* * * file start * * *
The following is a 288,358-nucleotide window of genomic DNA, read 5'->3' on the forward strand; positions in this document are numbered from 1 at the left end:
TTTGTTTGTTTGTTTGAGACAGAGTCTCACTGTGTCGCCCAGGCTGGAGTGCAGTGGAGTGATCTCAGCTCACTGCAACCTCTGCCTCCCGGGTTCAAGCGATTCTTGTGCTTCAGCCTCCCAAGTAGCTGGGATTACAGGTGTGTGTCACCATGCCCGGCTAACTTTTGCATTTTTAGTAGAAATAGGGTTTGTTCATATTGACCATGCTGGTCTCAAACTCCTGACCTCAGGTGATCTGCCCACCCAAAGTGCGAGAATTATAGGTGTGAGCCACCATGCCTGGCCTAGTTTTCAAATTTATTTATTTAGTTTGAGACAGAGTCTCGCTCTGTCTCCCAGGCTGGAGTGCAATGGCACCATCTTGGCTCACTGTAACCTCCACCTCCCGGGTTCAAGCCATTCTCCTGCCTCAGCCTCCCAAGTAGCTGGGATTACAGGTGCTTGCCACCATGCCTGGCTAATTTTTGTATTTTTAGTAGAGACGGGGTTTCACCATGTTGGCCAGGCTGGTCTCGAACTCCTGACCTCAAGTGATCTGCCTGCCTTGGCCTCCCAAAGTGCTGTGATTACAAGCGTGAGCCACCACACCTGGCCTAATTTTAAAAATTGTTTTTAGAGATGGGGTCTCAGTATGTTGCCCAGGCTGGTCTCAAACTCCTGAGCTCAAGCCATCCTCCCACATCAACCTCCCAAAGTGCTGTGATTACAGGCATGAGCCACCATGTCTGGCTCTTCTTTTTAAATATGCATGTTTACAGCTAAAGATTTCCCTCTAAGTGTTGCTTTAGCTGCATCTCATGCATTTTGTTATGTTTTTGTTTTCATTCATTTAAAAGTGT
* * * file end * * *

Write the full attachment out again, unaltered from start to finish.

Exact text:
The following is a 288,358-nucleotide window of genomic DNA, read 5'->3' on the forward strand; positions in this document are numbered from 1 at the left end:
TTTGTTTGTTTGTTTGAGACAGAGTCTCACTGTGTCGCCCAGGCTGGAGTGCAGTGGAGTGATCTCAGCTCACTGCAACCTCTGCCTCCCGGGTTCAAGCGATTCTTGTGCTTCAGCCTCCCAAGTAGCTGGGATTACAGGTGTGTGTCACCATGCCCGGCTAACTTTTGCATTTTTAGTAGAAATAGGGTTTGTTCATATTGACCATGCTGGTCTCAAACTCCTGACCTCAGGTGATCTGCCCACCCAAAGTGCGAGAATTATAGGTGTGAGCCACCATGCCTGGCCTAGTTTTCAAATTTATTTATTTAGTTTGAGACAGAGTCTCGCTCTGTCTCCCAGGCTGGAGTGCAATGGCACCATCTTGGCTCACTGTAACCTCCACCTCCCGGGTTCAAGCCATTCTCCTGCCTCAGCCTCCCAAGTAGCTGGGATTACAGGTGCTTGCCACCATGCCTGGCTAATTTTTGTATTTTTAGTAGAGACGGGGTTTCACCATGTTGGCCAGGCTGGTCTCGAACTCCTGACCTCAAGTGATCTGCCTGCCTTGGCCTCCCAAAGTGCTGTGATTACAAGCGTGAGCCACCACACCTGGCCTAATTTTAAAAATTGTTTTTAGAGATGGGGTCTCAGTATGTTGCCCAGGCTGGTCTCAAACTCCTGAGCTCAAGCCATCCTCCCACATCAACCTCCCAAAGTGCTGTGATTACAGGCATGAGCCACCATGTCTGGCTCTTCTTTTTAAATATGCATGTTTACAGCTAAAGATTTCCCTCTAAGTGTTGCTTTAGCTGCATCTCATGCATTTTGTTATGTTTTTGTTTTCATTCATTTAAAAGTGT